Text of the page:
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USAID/PROLoG Organizes Third Study Tour to the U.S. for Civil and Administrative Judges (ka)

05 ნოემბერი 2018 USAID/PROLoG Organizes Third Study Tour to the U.S. for Civil and Administrative Judges

From October 20-27, eight civil and administrative first instance judges traveled to Washington, D.C. for a study tour of the U.S. judicial system. The majority of judges were from the regions of Georgia, and both regular judges and court chairs were included in the delegation.

The study tour included meetings at the Federal Judicial Center and the Administrative Office of the U.S. federal courts, where participants were introduced to U.S. practices regarding judicial ethics, judicial appointments, and judicial leadership, as well as electronic filing. The participants also had a private tour of the U.S. Supreme Court, gaining access to areas of the Court that are not open to the general public. They also met with the Executive Director of the District of Columbia's Commission on Disability and Tenure, who detailed the process that ensures compliance with the Code of Judicial Ethics in the District of Columbia.  The judges spent a day at the Circuit and District Courts for Prince George's County, Maryland, where they  met with Judge Toni Clarke, Chair of the American Bar Association's Judicial Division, and attended hearings in the District Court's Domestic Violence Protective Order Courtroom with self-represented parties. They also visited the D.C. court system's Multi-Door Dispute Resolution Division, where they observed an actual mediation and met with both the case mediator and the Director of the Division. The group also visited the Superior Court of the District of Columbia, where they observed Small Claims Court proceedings and met with the Presiding Judge of the Civil Division, Judge J. Ramsey Johnson. In addition, the judges visited the federal District Court for the Eastern District of Virginia and were hosted by Judge Anthony Trenga, who has extensive experience with the Georgian judiciary. The participants discussed the reduction of backlogs, the value of mandatory settlement hearings and issues related to dealing with criticism of judges, and also attended hearings.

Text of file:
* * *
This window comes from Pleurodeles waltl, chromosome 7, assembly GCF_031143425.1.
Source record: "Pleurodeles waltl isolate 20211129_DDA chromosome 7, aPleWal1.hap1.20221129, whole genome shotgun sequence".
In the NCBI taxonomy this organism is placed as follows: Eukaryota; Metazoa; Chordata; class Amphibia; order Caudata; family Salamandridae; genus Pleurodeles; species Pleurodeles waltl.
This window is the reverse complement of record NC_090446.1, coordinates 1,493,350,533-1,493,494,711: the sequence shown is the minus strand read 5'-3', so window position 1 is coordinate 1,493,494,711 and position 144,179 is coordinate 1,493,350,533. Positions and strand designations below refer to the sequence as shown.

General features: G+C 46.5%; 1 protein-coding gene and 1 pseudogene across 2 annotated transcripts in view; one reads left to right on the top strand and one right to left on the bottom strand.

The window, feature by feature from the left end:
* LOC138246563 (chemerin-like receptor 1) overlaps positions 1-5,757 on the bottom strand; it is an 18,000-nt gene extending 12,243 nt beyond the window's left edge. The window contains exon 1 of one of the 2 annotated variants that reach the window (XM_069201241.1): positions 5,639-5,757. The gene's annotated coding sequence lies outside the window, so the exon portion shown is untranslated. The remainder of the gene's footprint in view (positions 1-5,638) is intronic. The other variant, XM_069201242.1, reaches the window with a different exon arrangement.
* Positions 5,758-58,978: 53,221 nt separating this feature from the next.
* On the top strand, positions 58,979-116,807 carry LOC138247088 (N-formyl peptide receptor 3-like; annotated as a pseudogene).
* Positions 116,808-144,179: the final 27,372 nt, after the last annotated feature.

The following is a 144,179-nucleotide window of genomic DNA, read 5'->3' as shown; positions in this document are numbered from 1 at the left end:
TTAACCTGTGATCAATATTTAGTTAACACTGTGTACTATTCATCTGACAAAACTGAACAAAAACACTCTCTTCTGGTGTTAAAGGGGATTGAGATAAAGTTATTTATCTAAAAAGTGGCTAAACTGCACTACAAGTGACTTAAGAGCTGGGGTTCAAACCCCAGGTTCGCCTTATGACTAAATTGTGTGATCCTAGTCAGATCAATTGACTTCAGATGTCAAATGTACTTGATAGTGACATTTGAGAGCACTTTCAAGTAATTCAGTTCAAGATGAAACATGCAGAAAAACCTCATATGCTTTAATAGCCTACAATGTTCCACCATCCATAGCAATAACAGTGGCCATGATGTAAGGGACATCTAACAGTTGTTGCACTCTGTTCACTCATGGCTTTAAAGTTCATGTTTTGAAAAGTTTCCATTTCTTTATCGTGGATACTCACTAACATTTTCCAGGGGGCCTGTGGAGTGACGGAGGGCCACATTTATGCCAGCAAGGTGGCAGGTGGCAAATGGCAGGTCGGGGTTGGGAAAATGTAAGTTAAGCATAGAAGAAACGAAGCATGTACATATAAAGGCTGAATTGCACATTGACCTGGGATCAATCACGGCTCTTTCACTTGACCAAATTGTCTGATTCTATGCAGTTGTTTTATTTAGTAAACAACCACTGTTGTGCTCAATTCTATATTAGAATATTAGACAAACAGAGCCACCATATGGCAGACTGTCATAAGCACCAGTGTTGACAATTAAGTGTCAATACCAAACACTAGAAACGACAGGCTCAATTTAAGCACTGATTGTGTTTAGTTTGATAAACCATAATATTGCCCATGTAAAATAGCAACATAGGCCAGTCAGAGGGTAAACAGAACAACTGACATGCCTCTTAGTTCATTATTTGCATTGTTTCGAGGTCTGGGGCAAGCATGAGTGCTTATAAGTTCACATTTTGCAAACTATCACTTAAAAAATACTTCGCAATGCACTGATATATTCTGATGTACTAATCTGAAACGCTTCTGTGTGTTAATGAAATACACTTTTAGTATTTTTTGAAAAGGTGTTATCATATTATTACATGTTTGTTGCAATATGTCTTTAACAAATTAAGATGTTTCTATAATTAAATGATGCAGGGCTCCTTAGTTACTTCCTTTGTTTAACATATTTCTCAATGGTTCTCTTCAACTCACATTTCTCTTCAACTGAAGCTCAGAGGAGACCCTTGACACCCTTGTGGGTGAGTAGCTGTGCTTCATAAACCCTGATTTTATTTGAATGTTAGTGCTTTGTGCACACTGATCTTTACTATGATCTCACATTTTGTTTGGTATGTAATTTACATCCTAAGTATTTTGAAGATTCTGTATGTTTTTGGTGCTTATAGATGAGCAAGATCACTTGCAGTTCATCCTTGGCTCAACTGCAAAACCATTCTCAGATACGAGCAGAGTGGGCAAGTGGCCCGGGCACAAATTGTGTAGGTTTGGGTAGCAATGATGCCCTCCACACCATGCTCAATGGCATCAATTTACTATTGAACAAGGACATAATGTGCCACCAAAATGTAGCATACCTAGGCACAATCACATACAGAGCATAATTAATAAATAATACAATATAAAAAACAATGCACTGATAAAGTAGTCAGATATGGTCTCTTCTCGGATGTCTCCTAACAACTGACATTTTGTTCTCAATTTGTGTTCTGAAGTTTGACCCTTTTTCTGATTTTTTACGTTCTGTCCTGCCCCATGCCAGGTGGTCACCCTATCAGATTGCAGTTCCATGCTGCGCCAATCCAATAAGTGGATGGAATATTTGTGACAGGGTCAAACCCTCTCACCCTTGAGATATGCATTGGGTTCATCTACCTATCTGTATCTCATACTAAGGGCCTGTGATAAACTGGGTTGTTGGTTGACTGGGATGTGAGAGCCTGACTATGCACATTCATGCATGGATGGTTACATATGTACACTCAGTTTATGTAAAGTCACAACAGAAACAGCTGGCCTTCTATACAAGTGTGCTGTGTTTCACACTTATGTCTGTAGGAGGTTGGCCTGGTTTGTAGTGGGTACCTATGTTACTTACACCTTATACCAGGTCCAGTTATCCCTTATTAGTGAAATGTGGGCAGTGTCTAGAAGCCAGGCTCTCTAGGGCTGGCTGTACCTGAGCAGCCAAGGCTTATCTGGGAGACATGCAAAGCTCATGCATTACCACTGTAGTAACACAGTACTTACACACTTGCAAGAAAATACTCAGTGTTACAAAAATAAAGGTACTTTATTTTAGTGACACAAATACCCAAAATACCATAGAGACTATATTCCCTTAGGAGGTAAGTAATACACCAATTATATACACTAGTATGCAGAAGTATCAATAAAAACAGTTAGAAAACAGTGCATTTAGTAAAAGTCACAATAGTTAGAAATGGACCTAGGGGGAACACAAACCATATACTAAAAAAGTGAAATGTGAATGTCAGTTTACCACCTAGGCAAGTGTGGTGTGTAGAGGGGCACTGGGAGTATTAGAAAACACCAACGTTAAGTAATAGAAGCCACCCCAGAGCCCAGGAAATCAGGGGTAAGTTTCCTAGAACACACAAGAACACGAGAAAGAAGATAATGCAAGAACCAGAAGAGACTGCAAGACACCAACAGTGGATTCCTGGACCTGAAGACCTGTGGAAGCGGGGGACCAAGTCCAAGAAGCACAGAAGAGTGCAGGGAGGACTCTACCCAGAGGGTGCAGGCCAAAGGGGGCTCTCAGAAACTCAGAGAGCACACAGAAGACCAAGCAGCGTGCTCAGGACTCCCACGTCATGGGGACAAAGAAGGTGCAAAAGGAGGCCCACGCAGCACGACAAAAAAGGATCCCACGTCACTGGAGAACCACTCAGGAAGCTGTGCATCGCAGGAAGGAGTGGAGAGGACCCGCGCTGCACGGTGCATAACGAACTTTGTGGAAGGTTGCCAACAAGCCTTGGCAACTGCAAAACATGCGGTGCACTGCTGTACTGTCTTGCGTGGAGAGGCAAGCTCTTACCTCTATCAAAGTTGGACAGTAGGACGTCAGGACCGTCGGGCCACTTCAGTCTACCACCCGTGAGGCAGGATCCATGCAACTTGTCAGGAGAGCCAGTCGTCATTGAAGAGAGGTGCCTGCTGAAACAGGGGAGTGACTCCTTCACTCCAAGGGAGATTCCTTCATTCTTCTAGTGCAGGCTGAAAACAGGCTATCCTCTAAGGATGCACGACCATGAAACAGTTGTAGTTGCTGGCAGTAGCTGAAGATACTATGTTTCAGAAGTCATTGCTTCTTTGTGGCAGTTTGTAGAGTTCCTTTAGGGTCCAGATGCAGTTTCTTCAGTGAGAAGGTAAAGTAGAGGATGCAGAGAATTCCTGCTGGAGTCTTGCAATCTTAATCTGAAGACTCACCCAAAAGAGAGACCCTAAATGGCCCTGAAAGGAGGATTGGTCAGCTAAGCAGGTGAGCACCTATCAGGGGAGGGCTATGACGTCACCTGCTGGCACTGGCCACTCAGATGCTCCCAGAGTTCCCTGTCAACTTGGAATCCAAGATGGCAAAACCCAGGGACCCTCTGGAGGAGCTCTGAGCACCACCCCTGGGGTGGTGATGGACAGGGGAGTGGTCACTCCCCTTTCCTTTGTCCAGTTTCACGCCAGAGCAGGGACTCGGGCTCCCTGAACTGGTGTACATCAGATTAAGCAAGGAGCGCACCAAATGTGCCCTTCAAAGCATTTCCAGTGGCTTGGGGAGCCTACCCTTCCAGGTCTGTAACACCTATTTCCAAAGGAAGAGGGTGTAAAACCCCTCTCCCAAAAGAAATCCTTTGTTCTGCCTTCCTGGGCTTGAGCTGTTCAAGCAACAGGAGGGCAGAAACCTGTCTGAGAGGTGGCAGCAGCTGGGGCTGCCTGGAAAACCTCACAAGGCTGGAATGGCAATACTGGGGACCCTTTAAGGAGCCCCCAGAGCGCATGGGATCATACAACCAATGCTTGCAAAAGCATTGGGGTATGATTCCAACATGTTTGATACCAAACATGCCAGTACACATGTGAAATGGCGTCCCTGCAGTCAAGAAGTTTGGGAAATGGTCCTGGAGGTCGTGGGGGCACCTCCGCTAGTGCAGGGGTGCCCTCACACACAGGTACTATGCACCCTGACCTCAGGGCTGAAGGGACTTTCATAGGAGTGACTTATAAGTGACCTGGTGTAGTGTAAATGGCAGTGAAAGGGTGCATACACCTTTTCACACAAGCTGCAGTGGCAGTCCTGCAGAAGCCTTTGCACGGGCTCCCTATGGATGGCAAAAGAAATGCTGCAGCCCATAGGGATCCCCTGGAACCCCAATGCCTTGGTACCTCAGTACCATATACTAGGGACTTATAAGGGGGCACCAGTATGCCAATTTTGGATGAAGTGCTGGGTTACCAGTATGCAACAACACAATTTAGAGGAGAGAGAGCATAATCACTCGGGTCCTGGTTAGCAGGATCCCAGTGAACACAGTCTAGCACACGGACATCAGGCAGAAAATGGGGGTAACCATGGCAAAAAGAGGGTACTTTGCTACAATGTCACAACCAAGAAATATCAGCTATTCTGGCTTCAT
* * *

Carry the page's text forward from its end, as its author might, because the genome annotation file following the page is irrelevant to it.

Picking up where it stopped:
To date, USAID/PROLoG has brought 30 Georgian judges and one judicial assistant to the U.S., and has also brought three U.S. judges to Georgia to work with Georgian civil and administrative judges. USAID/PROLoG organizes exchanges between Georgia and the U.S. as part of its expanded judicial exchange activities. This includes study visits for Georgian judges, intensive placements of Georgian judges in U.S. courts, trainings at U.S. judicial training centers, and multi-week placements of U.S. judges in Georgian courts.

USAID
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